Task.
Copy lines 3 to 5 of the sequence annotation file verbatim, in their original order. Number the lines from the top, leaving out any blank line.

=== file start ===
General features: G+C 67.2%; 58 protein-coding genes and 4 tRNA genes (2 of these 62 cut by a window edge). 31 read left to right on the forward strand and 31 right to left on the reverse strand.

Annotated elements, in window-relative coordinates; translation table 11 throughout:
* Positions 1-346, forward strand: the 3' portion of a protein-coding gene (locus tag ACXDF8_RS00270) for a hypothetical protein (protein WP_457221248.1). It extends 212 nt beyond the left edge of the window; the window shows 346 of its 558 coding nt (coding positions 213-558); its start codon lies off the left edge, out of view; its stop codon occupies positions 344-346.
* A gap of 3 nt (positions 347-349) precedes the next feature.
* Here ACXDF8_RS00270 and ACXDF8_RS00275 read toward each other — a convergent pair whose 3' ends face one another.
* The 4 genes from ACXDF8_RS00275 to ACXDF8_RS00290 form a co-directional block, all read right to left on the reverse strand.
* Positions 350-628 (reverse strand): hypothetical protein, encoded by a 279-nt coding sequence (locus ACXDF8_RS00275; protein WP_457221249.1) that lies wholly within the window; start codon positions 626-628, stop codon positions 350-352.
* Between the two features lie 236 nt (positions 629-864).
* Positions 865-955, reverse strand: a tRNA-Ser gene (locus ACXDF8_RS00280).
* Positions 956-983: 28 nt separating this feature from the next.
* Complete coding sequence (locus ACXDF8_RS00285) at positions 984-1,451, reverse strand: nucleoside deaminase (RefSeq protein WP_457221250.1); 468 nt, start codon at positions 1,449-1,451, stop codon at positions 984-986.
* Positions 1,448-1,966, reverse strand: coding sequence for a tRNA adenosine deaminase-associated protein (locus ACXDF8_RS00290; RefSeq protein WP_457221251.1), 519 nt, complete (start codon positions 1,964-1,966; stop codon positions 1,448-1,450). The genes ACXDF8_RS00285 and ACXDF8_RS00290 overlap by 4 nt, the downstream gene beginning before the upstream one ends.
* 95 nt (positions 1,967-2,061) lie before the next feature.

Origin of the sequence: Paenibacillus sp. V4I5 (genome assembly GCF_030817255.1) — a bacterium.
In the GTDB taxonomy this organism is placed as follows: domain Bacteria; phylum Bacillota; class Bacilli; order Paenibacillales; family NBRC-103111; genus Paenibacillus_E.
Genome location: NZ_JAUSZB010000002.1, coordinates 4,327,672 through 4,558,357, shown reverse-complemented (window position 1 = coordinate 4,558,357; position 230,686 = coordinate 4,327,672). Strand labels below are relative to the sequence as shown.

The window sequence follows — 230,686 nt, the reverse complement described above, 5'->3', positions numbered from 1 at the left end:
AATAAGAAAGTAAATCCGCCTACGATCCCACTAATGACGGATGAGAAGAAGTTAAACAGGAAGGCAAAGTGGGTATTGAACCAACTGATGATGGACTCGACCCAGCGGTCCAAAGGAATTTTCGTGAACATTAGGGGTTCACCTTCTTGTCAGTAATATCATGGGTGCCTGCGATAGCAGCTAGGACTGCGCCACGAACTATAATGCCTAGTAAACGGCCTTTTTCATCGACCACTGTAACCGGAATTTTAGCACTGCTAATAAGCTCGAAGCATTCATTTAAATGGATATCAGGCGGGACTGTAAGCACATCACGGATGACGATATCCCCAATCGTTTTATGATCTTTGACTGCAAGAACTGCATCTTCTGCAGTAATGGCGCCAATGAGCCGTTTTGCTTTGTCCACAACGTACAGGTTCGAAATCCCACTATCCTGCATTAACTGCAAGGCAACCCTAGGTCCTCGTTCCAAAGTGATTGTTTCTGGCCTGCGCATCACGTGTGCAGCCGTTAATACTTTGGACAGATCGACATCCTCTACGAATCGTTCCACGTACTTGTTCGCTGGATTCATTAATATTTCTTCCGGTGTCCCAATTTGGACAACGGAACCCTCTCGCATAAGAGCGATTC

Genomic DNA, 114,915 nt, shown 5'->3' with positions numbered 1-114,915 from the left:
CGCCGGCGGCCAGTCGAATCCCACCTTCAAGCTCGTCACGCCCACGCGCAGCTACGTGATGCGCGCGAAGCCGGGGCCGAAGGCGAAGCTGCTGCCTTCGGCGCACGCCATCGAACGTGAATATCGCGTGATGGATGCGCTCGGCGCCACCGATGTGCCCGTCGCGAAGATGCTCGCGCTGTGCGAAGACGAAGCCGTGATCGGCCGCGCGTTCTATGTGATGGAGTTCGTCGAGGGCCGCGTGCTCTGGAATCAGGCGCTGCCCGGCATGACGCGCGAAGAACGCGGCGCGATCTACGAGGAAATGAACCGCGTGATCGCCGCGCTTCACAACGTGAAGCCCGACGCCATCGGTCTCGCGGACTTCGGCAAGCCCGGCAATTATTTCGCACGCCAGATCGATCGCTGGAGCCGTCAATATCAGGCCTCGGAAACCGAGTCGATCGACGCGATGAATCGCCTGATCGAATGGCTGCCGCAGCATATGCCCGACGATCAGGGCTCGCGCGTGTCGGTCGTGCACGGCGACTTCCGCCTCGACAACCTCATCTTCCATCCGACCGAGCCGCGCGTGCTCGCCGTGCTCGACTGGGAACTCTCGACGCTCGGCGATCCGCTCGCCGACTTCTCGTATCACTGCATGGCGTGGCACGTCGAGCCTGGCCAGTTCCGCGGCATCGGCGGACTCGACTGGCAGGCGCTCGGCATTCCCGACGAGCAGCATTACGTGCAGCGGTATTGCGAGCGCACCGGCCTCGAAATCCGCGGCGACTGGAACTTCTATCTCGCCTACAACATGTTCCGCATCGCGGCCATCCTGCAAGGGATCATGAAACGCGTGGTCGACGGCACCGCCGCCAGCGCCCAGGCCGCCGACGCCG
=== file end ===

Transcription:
* Positions 1-346, forward strand: the 3' portion of a protein-coding gene (locus tag ACXDF8_RS00270) for a hypothetical protein (protein WP_457221248.1). It extends 212 nt beyond the left edge of the window; the window shows 346 of its 558 coding nt (coding positions 213-558); its start codon lies off the left edge, out of view; its stop codon occupies positions 344-346.
* A gap of 3 nt (positions 347-349) precedes the next feature.
* Here ACXDF8_RS00270 and ACXDF8_RS00275 read toward each other — a convergent pair whose 3' ends face one another.